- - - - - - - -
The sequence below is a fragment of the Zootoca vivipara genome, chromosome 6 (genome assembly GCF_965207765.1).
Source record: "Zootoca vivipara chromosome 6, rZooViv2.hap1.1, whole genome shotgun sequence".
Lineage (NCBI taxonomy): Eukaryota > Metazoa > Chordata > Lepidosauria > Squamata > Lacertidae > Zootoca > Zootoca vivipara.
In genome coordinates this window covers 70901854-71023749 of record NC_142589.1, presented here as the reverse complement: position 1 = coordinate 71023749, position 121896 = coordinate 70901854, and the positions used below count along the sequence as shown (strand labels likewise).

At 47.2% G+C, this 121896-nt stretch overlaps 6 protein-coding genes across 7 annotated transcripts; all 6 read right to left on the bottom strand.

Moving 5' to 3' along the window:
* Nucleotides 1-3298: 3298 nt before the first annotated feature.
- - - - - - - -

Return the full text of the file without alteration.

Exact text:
The sequence below is a fragment of the Zootoca vivipara genome, chromosome 6 (genome assembly GCF_965207765.1).
Source record: "Zootoca vivipara chromosome 6, rZooViv2.hap1.1, whole genome shotgun sequence".
Lineage (NCBI taxonomy): Eukaryota > Metazoa > Chordata > Lepidosauria > Squamata > Lacertidae > Zootoca > Zootoca vivipara.
In genome coordinates this window covers 70901854-71023749 of record NC_142589.1, presented here as the reverse complement: position 1 = coordinate 71023749, position 121896 = coordinate 70901854, and the positions used below count along the sequence as shown (strand labels likewise).

At 47.2% G+C, this 121896-nt stretch overlaps 6 protein-coding genes across 7 annotated transcripts; all 6 read right to left on the bottom strand.

Moving 5' to 3' along the window:
* Nucleotides 1-3298: 3298 nt before the first annotated feature.